Busing on the first day of school has been closely watched, in large part due to the infamous 2010 school year when the final students weren't delivered home until after 9 p.m. on the first day of class.

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Local News
5:02 pm
Tue August 20, 2013

Louisville's Stonybrook Theater Under New Ownership Following Cinemark-Rave Deal

The Stonybrook movie theater complex in the Jeffersontown area is under new ownership as a result of  Cinemark USA buying out Rave Cinemas.

The $220 million Cinemark/Rave deal was first announced in November, but was delayed by an antitrust suit filed by the Department of Justice and the State of Texas.

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Local News
3:50 pm
Tue August 20, 2013

Eating Healthfully and Crazily at the Kentucky State Fair

The doughnut sloppy Joe.
Credit Joseph Lord/WFPL News

The Kentucky State Fair is famous for crazy food. Burgers with doughnuts replacing the bun, giant heaps of meat and fried candy bars join the typical fair foods like elephant ears and cotton candy.

But can you eat healthfully? And, if you want to live it up, how do you feel after eating the craziest state fair foods.

We decided to find out.

Listen below to our experiences eating healthfully/crazily at the Kentucky State Fair.  

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Politics
2:12 pm
Tue August 20, 2013

Donald Trump to Matt Bevin: 'You're Fired!'

Mitch McConnell and Matt Bevin
Credit File photos

The campaigns representing Kentucky Republicans Mitch McConnell and Matt Bevin have been trading barbs over Twitter in the wake of a McConnell attack ad questioning Bevin's ties to the Massachusetts Institute of Technology.

"I wonder what McConnell has on his LinkedIn page. Oh, wait, he's never had a job in the private sector so why would he need one," Bevin's Twitter page jabbed in response.

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Politics
2:00 pm
Tue August 20, 2013

Councilman Brent Ackerson Promises to Introduce 'Major Reforms' to Discretionary Spending

Councilman Brent Ackerson, D-26
Credit Louisville Metro Council

A Louisville Metro Council committee is set to review a series of so-called "sweeping changes" covering discretionary spending introduced by city Republicans, but one Democrat argues they don't go far enough.

The council GOP outlined a number of amendments to the neighborhood and capital accounts last week to funds that lawmakers receive annually.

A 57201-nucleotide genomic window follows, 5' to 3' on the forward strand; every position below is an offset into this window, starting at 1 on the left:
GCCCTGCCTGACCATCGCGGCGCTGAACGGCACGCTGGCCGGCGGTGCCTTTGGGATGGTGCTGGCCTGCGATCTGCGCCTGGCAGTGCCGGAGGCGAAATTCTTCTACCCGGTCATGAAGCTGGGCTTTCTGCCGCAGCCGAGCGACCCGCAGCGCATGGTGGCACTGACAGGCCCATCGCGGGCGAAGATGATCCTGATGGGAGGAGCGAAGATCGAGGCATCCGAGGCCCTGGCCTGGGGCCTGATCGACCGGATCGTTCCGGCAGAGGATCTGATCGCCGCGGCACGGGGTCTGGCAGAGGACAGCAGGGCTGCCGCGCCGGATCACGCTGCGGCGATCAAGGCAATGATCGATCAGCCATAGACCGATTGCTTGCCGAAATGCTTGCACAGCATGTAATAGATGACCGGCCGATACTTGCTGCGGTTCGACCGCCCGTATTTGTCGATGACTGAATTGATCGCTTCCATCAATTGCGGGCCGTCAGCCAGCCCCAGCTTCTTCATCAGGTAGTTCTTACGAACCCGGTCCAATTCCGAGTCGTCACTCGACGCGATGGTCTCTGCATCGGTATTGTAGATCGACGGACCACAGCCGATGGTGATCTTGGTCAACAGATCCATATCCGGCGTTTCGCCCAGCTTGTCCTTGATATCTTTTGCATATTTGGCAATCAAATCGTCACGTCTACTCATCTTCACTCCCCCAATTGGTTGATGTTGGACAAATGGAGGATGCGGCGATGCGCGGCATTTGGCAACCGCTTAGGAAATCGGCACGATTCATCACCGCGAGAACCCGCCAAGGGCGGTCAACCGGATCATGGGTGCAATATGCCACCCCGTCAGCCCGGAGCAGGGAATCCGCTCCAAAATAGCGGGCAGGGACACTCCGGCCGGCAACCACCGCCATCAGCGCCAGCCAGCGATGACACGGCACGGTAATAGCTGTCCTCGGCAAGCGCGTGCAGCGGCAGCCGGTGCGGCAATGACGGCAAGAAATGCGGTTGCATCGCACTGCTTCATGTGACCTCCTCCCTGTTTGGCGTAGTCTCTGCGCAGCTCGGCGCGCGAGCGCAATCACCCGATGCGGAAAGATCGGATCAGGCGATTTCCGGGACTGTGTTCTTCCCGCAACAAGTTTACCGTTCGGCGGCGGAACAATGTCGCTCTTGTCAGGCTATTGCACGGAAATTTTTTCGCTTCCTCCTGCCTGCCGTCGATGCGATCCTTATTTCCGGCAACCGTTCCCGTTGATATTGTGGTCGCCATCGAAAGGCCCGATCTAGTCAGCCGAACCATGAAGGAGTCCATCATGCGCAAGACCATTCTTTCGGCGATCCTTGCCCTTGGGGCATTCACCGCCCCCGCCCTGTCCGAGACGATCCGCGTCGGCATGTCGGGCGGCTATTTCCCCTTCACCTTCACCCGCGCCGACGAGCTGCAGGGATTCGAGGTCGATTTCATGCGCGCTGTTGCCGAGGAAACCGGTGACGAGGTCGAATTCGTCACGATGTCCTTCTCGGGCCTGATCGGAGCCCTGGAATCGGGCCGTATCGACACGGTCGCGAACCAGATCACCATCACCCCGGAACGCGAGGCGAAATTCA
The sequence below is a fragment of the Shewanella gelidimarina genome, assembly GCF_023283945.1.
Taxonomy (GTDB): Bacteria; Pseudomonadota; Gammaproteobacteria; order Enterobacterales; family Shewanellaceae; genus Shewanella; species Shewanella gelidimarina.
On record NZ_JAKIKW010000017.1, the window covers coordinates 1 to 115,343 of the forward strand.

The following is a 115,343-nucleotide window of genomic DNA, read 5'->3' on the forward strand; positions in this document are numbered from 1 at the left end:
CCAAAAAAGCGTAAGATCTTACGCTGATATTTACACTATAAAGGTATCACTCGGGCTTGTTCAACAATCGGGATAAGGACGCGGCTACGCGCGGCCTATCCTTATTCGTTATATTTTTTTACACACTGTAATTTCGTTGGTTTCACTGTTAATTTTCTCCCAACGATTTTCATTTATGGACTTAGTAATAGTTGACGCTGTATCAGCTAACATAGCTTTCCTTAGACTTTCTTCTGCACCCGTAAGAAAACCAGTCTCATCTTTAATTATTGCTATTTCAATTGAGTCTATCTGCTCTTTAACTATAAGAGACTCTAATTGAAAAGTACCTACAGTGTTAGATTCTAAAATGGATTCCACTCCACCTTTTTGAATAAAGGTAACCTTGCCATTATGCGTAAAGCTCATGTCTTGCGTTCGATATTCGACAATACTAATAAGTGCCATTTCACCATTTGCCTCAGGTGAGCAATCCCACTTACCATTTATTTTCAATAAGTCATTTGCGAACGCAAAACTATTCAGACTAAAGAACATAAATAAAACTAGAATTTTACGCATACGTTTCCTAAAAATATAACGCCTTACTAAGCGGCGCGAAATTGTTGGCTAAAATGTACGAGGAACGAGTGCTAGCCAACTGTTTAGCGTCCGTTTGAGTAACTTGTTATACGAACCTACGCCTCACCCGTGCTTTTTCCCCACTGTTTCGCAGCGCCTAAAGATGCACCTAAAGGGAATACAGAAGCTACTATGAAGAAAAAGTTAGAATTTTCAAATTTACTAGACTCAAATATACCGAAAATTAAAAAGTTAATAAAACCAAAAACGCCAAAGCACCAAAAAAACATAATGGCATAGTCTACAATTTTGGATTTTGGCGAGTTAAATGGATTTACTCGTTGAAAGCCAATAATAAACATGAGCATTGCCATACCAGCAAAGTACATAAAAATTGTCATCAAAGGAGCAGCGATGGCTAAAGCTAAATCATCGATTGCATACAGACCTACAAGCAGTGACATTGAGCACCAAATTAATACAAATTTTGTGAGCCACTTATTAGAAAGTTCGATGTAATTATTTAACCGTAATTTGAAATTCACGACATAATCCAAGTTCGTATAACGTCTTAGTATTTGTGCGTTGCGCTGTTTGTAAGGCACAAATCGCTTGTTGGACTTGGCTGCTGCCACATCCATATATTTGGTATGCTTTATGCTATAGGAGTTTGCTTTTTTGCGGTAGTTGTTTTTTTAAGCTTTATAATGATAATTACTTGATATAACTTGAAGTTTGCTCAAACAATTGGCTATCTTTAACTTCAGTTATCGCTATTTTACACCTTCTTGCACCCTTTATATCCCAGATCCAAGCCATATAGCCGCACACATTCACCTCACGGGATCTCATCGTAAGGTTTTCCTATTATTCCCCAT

Among the more drastic changes are putting a $15,000 cap on the $75,000 neighborhood funds that go towards non-profit groups.

Republicans argue those taxpayer funds would be better spent towards infrastructure needs, but Democrats say their poorer district rely on social service and other groups programming.

Other proposed changes would  tighten the definition of family members prohibited from benefiting from taxpayer-funded programs and bar the use of discretionary funds for constituent meals, cash incentives and employee bonuses.

But Democratic Councilman Brent Ackerson compared those reforms to "putting lipstick on a pig," in an effort to grab headlines in the wake of the Barbara Shanklin expulsion trial.

"Everyone’s talking about the need for sweeping reforms and if we’re going to do sweeping reforms then let’s do some real ones not just some little feel good, rah-rah put the (public) back at ease when we’re really not doing anything," he says. "If this were a car engine we’re talking about a complete tune-up and overhaul. And what I’ve heard from a number of other folks, I call it an oil change and a kick in the tires."

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Education
1:30 pm
Tue August 20, 2013

Photos | First Day of School at Shelby Elementary

Christina Bush, assists kindergartner Jazlyn Caldwell, age 5.
Credit Amber Sigman

The first day of school can be trying for students. In the past several days, several Jefferson County Public schools have been preparing Kindergarteners for Tuesday's first day of class. Photographer Amber Sigman headed to Shelby Elementary School near Shelby Street to capture the scenes of Kindergarteners and other students heading off to school.